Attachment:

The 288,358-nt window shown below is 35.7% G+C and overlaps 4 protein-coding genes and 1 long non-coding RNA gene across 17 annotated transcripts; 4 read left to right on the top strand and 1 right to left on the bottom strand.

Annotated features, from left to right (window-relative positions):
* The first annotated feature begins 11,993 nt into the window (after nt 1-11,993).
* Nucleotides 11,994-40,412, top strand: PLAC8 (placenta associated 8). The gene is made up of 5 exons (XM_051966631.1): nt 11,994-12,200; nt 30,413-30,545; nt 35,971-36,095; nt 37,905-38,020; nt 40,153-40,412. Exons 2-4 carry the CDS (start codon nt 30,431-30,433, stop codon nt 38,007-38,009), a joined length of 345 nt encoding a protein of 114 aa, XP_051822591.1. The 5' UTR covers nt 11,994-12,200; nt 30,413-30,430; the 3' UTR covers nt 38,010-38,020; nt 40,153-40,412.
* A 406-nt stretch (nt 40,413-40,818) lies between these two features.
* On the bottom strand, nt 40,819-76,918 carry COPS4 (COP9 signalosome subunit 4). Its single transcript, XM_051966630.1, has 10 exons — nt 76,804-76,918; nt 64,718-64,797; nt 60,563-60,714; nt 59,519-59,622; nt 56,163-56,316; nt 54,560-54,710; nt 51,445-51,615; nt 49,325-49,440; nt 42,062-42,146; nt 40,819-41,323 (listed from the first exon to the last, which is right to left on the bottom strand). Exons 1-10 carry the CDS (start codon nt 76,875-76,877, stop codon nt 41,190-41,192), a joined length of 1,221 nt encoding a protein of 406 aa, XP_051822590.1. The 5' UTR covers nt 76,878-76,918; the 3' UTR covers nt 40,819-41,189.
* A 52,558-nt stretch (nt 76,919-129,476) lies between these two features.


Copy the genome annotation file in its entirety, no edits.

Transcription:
The 288,358-nt window shown below is 35.7% G+C and overlaps 4 protein-coding genes and 1 long non-coding RNA gene across 17 annotated transcripts; 4 read left to right on the top strand and 1 right to left on the bottom strand.

Annotated features, from left to right (window-relative positions):
* The first annotated feature begins 11,993 nt into the window (after nt 1-11,993).
* Nucleotides 11,994-40,412, top strand: PLAC8 (placenta associated 8). The gene is made up of 5 exons (XM_051966631.1): nt 11,994-12,200; nt 30,413-30,545; nt 35,971-36,095; nt 37,905-38,020; nt 40,153-40,412. Exons 2-4 carry the CDS (start codon nt 30,431-30,433, stop codon nt 38,007-38,009), a joined length of 345 nt encoding a protein of 114 aa, XP_051822591.1. The 5' UTR covers nt 11,994-12,200; nt 30,413-30,430; the 3' UTR covers nt 38,010-38,020; nt 40,153-40,412.
* A 406-nt stretch (nt 40,413-40,818) lies between these two features.
* On the bottom strand, nt 40,819-76,918 carry COPS4 (COP9 signalosome subunit 4). Its single transcript, XM_051966630.1, has 10 exons — nt 76,804-76,918; nt 64,718-64,797; nt 60,563-60,714; nt 59,519-59,622; nt 56,163-56,316; nt 54,560-54,710; nt 51,445-51,615; nt 49,325-49,440; nt 42,062-42,146; nt 40,819-41,323 (listed from the first exon to the last, which is right to left on the bottom strand). Exons 1-10 carry the CDS (start codon nt 76,875-76,877, stop codon nt 41,190-41,192), a joined length of 1,221 nt encoding a protein of 406 aa, XP_051822590.1. The 5' UTR covers nt 76,878-76,918; the 3' UTR covers nt 40,819-41,189.
* A 52,558-nt stretch (nt 76,919-129,476) lies between these two features.